WTF Humpday Press Release: ‘Alfa MiTo DNA Is In Your Jeans’

Skinny-fit jeans, sponsored by Alfa RomeoSkinny-fit jeans, sponsored by Alfa Romeo

If TCC doled out awards for bizarre press releases — and believe us, we’ve thought about it — the latest missive from Alfa Romeo would be the hands-down winner for 2009. It’s impossible to summarize, but we’ll do our best.

The focus of the press release seems to be a limited-edition series of skinny jeans for women. Production of the jeans was sponsored by Alfa Romeo as a stunt to push the Alfa MiTo (and here’s where it starts to get complicated). Riffing on the theme of “genealogy”, Alfa Romeo intended to use clothing as a metaphor for the stylish design heritage of the company’s product line. That’s convoluted enough, but throw blue jeans in the mix and the inevitable jeans/genes puns that go along with it, and the focus really goes off the rails.

But wait, it gets worse! The two designers tapped for the project — who apparently work under the moniker “Bjork and McElligott” — seemed to have joined multiple pairs of jeans to create their final product. In other words, not only did they take the theme of genealogy and mutation quite literally, but they introduced some version of recycling into the mix.

Then, in the middle of all that, comes the most confusing non sequitur in recent memory:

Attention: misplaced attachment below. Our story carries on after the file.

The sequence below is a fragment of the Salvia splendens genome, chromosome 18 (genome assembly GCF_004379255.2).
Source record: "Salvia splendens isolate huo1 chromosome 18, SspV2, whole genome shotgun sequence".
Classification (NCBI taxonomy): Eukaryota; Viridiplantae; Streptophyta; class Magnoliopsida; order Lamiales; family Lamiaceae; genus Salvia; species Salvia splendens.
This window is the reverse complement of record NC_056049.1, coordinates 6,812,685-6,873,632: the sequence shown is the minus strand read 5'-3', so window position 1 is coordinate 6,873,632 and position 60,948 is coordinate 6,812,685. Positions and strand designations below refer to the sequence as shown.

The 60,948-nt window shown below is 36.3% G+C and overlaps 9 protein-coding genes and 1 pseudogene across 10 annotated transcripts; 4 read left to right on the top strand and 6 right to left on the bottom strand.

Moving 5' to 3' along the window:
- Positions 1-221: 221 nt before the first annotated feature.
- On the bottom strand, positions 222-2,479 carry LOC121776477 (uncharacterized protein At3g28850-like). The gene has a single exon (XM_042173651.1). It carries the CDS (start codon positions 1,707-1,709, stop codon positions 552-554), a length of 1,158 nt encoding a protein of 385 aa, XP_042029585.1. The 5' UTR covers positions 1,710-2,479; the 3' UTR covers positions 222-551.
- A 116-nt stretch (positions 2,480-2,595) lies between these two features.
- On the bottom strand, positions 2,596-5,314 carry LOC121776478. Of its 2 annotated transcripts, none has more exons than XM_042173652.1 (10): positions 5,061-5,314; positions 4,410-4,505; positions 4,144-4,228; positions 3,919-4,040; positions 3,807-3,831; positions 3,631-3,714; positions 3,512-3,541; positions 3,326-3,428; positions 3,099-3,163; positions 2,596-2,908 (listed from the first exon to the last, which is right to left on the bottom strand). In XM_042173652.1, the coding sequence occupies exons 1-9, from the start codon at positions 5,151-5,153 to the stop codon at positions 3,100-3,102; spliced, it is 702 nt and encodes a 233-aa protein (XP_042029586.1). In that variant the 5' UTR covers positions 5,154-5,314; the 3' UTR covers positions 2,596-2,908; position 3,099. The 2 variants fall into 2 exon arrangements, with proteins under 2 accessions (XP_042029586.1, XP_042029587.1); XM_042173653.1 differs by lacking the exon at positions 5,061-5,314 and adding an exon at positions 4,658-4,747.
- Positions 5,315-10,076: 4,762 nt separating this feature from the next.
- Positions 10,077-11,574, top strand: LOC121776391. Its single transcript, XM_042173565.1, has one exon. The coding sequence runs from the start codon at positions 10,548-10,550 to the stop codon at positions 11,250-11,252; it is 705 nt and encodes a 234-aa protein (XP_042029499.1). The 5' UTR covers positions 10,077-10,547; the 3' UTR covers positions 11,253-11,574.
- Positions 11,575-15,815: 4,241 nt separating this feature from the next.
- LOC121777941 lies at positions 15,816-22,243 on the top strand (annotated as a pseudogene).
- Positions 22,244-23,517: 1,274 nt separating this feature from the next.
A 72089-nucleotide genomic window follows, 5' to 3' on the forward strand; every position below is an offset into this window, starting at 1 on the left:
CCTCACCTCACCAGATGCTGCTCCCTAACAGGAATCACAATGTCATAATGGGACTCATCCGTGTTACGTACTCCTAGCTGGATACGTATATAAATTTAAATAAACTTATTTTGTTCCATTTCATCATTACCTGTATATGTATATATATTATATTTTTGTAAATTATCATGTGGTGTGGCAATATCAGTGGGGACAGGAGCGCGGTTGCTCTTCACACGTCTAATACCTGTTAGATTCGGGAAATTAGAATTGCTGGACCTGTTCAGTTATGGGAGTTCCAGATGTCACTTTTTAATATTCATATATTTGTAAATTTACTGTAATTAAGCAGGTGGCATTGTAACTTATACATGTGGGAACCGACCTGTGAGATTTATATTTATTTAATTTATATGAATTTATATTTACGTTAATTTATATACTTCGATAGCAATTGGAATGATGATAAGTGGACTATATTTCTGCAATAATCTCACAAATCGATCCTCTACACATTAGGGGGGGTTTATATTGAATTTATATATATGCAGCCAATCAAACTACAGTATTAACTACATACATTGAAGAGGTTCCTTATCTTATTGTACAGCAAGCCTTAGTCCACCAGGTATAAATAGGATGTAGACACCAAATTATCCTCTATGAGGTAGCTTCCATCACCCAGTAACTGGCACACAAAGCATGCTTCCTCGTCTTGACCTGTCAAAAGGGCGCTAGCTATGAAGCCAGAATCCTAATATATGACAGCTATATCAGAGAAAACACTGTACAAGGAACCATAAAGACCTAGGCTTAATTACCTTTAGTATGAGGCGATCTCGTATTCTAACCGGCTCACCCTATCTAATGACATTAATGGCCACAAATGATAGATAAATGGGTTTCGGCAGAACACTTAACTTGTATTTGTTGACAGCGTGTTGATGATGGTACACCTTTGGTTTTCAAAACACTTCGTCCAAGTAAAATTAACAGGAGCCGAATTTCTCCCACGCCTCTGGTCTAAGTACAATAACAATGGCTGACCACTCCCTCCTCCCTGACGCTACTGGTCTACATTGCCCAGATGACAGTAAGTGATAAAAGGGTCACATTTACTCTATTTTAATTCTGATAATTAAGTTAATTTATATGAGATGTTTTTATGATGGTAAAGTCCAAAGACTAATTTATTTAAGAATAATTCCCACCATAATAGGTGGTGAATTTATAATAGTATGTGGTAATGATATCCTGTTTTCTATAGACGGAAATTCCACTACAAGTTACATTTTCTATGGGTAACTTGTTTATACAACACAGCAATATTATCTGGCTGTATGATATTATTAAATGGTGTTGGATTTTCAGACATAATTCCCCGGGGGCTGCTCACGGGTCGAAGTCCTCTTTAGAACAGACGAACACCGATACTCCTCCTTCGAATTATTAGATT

“Significantly most Alfa MiTos feature a DNA button that alters the responsiveness of the accelerator, brakes and traction to suit different driving conditions – Dynamic, Normal and All Weather.”

“[Designer] Sophie McElligott said: ‘The DNA button gave us an extra framework to operate within.'”

That, ladies and gentlemen, is what we in the industry call “a stretch”.

Proceeds from sales of the jeans will benefit a charity called Jeans for Genes — and ordinarily, that would be enough to shut us up. However, Alfa Romeo’s London-based publicists at Performance PR don’t even bother to mention what the charity’s about, nor do they give us a link to the organization’s website. (We looked it up on our own:[1]. They “help children and families affected by genetic disorders by funding support services and research into the causes and cures of these conditions”.) At £75 ($121) a pop, the jeans ought to generate a fair amount of dough for charity — provided you can find enough skinny women to fit them — but but the release would be far more persuasive if Alfa told us what the money is going to do.

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